' Sitting at your desk with your legs under the desk, raise one leg so the foot is parallel to the knee. Hold. See if you can lift the foot higher than the knee, but watch out for the desk! Repeat on other side.
Thinking of a new exercise routine for 2016? Try dancing. Dance is a great way to get fit, get those hips moving, become active and join a group.
Belly dancing puts the joints and ligaments in the lower back and hips through a full range of gentle, repetitive motions. The muscles surrounding the hip are used and exercised during hip drops and circles. Belly dancing is great for burning calories, toning muscles and mental clarity. It aids digestion and promotes better sleep.
When people think of fitness they rarely think of pole dancing. Not only is it a great way to embrace your inner sexiness, but it also has numerous health benefits. Pole dancing focuses on strengthening the muscles and developing strong bones and connective tissue. There is no impact on the joints in pole dancing and it promotes increased joint mobility. Mobility and flexibility are key benefits.
Latin and Ballroom Dancing
Sexy up your hips with Latin dancing hip gyrations. Salsa, the Tango, the Rumba and all Latin dancing requires healthy strong joints and muscles. The hip work in Latin dancing is smooth and sleek requiring balance and strength. The mental alertness and concentration required in a dance routine is great exercise for the brain, keeping it stimulated and working. Traditional ballroom dancing may appeal to an older audience, but don't under estimate the fitness required for these disciplines. Ballroom dancing requires agility and grace which come through fitness, joint mobility, muscle strength and cardio fitness.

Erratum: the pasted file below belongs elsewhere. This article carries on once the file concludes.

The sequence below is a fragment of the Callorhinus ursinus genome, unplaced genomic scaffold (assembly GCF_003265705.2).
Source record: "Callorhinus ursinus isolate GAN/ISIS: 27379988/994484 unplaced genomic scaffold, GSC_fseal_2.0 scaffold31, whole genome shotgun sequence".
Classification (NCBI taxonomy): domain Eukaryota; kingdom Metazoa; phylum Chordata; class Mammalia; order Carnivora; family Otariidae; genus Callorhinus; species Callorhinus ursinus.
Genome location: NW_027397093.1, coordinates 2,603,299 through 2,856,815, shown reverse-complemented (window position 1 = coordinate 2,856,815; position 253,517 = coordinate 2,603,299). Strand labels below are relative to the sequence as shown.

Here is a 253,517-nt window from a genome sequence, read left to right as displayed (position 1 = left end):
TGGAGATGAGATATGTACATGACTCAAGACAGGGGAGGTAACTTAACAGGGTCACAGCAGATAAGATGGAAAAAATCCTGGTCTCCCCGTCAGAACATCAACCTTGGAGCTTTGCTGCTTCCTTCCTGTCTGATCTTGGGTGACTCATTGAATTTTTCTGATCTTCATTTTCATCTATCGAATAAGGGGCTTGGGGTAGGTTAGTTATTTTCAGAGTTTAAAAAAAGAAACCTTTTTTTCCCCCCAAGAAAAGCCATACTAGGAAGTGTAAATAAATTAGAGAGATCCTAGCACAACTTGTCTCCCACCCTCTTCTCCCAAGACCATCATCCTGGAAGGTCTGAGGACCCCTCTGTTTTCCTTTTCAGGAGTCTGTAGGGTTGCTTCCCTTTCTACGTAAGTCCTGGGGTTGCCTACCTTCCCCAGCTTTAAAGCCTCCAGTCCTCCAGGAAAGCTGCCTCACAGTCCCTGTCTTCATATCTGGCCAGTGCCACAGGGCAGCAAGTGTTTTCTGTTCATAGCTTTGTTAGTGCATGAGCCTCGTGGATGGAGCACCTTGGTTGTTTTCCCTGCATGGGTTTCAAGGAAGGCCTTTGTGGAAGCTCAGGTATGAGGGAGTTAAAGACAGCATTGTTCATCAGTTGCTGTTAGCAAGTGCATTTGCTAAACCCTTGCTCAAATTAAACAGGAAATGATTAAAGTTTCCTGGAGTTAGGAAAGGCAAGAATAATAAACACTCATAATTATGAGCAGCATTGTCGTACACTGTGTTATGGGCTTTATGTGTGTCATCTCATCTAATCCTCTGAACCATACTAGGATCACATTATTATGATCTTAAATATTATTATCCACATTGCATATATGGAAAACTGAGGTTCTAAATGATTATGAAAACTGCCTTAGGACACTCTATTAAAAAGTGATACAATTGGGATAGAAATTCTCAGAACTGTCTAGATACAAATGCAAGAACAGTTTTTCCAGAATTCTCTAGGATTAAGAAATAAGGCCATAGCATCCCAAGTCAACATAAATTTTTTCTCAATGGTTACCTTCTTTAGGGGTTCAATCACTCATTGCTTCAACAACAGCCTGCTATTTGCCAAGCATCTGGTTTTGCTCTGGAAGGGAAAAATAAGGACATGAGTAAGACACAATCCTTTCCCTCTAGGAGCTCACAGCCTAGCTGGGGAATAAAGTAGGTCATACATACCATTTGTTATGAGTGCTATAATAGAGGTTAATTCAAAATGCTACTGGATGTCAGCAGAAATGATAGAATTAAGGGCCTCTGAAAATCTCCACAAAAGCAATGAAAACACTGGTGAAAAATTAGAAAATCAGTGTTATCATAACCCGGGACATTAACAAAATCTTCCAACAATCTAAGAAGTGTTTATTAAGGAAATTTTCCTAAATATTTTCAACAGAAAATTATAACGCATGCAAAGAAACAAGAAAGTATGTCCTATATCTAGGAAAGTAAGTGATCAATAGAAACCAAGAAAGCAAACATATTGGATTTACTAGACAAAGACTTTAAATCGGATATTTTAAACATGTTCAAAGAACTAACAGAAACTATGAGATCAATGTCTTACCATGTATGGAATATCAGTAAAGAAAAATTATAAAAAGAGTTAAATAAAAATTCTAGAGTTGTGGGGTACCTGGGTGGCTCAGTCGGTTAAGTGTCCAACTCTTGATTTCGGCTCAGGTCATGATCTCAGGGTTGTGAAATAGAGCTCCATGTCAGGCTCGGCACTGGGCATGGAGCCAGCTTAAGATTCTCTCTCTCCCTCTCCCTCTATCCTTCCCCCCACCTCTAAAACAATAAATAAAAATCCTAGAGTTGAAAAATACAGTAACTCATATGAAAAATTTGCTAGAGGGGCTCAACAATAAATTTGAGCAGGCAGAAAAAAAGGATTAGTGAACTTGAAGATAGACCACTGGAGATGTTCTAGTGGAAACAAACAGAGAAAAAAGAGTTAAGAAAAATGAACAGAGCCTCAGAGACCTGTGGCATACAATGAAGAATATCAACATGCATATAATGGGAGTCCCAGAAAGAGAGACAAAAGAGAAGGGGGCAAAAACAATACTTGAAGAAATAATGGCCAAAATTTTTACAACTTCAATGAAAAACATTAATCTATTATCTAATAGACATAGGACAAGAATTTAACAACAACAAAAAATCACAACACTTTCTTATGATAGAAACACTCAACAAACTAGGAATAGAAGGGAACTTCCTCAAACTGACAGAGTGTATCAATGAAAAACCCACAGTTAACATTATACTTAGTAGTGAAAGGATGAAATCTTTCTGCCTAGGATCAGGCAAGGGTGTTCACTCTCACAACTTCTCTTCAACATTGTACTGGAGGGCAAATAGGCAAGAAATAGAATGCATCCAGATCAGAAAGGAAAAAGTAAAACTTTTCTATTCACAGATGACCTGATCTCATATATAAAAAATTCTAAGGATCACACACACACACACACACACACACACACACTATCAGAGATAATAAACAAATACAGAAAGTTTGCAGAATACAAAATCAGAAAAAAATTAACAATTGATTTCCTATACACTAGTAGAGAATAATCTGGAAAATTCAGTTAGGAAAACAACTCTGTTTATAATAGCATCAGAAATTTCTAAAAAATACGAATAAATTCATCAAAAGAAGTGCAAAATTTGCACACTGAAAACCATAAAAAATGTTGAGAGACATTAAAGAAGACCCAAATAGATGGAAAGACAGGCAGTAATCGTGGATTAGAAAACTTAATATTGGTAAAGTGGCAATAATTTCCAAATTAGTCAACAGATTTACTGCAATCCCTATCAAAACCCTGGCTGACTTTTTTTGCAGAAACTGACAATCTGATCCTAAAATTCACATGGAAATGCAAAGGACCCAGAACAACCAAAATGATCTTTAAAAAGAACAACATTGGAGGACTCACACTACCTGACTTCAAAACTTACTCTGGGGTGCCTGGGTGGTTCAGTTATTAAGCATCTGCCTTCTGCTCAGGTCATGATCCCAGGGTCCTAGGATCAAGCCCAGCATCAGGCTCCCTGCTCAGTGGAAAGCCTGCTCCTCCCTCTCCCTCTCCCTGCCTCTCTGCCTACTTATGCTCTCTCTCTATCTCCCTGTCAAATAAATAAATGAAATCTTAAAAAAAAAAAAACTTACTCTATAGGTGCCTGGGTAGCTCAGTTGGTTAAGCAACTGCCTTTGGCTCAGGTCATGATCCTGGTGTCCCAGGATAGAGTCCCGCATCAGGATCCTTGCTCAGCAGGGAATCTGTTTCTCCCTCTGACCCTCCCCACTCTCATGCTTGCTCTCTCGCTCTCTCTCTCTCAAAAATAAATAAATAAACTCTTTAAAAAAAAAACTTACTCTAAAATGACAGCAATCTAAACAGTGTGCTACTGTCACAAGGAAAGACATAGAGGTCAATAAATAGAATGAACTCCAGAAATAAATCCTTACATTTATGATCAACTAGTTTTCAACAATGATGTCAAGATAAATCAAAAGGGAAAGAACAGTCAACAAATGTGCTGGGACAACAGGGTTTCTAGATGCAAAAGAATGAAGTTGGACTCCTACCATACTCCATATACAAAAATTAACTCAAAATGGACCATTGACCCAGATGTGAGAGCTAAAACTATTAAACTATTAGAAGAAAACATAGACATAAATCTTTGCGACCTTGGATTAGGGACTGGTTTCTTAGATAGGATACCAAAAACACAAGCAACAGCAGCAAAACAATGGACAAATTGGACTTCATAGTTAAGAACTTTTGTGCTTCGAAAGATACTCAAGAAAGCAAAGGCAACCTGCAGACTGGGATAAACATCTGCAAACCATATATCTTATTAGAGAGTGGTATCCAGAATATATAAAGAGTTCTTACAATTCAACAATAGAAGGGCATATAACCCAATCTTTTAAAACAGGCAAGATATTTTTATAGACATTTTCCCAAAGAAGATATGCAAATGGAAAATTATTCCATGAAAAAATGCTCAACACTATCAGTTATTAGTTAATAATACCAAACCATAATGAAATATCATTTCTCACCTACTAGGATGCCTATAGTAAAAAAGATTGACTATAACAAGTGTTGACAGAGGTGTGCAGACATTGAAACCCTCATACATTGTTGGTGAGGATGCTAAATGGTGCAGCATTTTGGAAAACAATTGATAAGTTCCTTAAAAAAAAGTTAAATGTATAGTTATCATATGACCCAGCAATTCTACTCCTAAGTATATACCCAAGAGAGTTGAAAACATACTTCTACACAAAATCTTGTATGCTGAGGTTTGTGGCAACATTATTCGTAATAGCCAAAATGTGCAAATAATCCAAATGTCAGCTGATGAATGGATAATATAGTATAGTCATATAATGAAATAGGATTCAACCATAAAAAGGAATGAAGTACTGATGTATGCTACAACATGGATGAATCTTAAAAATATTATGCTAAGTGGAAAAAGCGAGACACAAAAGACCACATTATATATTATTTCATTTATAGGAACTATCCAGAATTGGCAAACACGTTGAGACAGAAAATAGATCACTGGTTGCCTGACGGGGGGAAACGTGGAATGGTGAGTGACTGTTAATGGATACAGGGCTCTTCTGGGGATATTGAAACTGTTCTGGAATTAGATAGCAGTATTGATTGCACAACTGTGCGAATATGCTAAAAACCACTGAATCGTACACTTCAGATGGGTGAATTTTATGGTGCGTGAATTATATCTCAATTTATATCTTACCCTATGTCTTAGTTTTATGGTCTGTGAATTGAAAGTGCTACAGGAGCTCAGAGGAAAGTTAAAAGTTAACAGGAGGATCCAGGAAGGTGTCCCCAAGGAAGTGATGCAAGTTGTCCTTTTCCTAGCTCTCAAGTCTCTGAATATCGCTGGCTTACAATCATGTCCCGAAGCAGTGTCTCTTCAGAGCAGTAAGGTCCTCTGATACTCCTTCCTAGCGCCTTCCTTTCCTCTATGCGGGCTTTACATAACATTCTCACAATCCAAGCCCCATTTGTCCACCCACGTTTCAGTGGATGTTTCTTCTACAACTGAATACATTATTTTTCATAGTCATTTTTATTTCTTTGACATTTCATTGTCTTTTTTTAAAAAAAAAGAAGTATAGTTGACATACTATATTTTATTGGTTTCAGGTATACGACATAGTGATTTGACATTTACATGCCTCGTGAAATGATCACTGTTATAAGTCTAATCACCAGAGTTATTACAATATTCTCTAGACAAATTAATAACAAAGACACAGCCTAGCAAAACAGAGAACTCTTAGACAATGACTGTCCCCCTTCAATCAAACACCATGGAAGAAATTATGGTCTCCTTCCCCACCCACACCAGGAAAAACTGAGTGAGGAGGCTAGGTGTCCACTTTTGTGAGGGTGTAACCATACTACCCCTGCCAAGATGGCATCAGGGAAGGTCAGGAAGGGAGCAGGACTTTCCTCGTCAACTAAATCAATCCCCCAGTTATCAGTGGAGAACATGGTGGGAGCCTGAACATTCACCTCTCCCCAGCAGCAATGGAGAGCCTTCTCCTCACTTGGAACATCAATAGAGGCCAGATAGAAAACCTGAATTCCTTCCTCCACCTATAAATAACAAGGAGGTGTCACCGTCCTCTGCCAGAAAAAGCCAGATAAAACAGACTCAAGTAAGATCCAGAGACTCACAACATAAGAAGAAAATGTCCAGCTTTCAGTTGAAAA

For those who always wanted to, but never did, now is the time to take up ballet. More and more dance studios offer adult ballet. For an adult beginner, a ballet workout will improve posture and alignment. This helps grace and ease of movement and improves balance which is vital in more mature students. Ballet requires extension and length of muscle and ligaments. Ballet strengthens and tones the core muscles, the stomach and back and brings mobility and health to the joints.